• They must write 3 responses on the form next to the artwork. They must address the 3 prompts.
  • All artwork must have responses on the form, so if students see a blank form, they have to make sure that someone writes on it.
  • When students have visited all 6 stations, they return to their own station and artwork. They read what their classmates have written.
  • Students spend remaining time writing their own reflective response to the critique of their work. 
  • Artwork and critique forms are turned in to teacher.
  • Teacher writes a response to the critique.
  • This has proven very helpful in addressing weaknesses in the artwork. I noticed that students take a peer's constructive advice for improvement more often than listen to me tell them the same thing.
  • This can be used with the SHoM framework as a topic prompt.
I find that this process takes the fear out of speaking out loud or being honest in the critique. Responses are anonymous and therefore less pressure. Students have written concrete advice to follow that may help with the finishing of their artwork. Their own response as well as the teacher's helps the student to process the critique and implement problem-solving solutions.
*art projects: Mixed Media Blitz and Materials Madness. I'll describe them in another blog post.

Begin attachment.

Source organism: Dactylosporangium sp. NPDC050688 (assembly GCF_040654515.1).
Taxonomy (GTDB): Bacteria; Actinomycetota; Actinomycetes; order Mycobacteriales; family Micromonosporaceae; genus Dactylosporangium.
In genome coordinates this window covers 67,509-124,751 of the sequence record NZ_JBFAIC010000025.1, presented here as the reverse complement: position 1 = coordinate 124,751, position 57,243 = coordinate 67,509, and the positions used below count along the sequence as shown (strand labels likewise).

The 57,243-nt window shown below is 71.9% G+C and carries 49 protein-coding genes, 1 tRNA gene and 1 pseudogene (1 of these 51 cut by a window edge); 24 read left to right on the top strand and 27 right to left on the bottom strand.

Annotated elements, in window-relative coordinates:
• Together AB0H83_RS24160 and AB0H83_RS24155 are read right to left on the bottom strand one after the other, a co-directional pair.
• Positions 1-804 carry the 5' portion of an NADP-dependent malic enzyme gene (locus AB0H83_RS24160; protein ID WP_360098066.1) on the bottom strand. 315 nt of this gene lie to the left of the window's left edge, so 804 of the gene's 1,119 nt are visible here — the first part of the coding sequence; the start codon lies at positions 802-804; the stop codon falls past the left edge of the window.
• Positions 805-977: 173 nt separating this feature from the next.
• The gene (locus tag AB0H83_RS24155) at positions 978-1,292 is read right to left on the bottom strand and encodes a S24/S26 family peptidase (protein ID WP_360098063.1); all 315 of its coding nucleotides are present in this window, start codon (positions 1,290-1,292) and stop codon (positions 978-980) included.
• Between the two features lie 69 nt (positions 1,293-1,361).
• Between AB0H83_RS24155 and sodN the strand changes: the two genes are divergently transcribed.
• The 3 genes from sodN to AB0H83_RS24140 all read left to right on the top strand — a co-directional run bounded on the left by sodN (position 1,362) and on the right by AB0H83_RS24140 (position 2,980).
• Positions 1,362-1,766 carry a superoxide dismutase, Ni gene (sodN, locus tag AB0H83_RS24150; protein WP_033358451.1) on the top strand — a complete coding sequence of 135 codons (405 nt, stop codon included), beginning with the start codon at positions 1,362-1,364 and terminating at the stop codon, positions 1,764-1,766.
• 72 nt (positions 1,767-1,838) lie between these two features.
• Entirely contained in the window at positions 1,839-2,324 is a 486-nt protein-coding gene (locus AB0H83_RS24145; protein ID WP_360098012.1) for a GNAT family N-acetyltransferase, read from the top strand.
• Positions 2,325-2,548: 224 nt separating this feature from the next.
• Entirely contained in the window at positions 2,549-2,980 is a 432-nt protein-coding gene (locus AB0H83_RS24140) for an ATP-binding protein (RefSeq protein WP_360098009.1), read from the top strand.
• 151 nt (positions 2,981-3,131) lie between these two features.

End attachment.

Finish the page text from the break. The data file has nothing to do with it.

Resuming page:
Tuesday, May 8, 2012

Critiquing the Xanos Way

I come from a Greek family. We love to debate and discuss, loudly and passionately. I grew up this way. I raised my four children this way. At our dinner table, in the car, on the couch; there is never a lack of animated discussion about whatever topic someone might introduce. So, as a teacher, I was confounded to find students struggling to discuss an issue or critique an artwork.  Most times, groups would sit quietly while I needled them for responses. Some groups would have one or two outspoken students that did all of the work. I tried guiding a large class setting, and I did all the talking. I tried breaking them into small groups with prompts. I got the same results. So I sat down one day and asked myself "what in the world was my family doing that my students were not?"

I realized that different people in a good debate group took on different roles. The Agitator/Challenger (my Dad and my son), the Supporter (me and daughter #2), the Lecturer (me or my daughter #3), the Questioner (daughter #1). This was interesting as I had not bothered to analyze family discussions before. I figured that these roles made for some great exchanges that would go round and round and often end up in a completely different place than where we started. I probably should add that my son also fulfills the role of the Joker. You know, the one who makes fun of people when they get too serious. I chose to leave that one out of my experiment as it usually results in someone screaming in our house.

I decided to try to replicate this process, using the roles I mentioned above. My hope was to spur the students into animated and eventually complex discussions. I figured the structure provided by role playing and topic prompts would enable students to work off of each other. 

  • I teach high school and see students for 46 minutes, 5 days a week.